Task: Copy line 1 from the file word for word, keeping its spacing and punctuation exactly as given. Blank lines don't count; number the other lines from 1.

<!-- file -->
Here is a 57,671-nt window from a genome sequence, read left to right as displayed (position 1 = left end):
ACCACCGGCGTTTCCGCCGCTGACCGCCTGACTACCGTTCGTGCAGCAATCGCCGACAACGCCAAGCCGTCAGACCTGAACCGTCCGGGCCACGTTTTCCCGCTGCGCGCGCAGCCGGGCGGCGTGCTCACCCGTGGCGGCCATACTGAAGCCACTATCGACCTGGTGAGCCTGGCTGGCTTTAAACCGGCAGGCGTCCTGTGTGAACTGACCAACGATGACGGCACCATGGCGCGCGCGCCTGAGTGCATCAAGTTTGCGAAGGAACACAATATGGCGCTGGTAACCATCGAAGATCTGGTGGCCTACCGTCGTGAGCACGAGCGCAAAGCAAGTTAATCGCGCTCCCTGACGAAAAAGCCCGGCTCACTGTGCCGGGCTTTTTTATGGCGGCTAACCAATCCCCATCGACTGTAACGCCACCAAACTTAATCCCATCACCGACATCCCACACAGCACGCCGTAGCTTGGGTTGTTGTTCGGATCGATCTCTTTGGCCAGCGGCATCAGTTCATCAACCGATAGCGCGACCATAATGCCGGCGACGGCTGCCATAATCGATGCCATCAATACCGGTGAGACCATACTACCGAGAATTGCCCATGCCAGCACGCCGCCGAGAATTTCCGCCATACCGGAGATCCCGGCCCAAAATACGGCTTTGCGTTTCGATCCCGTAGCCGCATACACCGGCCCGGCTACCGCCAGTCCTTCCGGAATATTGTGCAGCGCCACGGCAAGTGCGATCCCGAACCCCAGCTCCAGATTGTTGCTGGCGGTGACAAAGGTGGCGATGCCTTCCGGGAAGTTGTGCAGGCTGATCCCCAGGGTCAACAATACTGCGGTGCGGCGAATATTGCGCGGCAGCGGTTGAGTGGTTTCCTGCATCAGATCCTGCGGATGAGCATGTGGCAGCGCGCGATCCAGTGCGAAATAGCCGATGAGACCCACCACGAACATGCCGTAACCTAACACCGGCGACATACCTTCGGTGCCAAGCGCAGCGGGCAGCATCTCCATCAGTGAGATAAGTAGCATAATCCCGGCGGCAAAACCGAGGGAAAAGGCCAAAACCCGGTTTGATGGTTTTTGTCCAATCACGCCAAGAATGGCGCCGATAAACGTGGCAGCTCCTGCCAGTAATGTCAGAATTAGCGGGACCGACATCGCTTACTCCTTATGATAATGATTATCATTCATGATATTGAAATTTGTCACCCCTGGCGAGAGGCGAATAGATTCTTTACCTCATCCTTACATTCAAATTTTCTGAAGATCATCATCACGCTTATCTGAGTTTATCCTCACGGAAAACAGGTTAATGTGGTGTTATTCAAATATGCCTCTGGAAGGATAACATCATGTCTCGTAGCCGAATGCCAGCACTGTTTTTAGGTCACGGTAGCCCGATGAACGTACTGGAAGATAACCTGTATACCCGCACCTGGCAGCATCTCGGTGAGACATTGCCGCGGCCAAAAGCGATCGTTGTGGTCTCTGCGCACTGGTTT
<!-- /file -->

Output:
Here is a 57,671-nt window from a genome sequence, read left to right as displayed (position 1 = left end):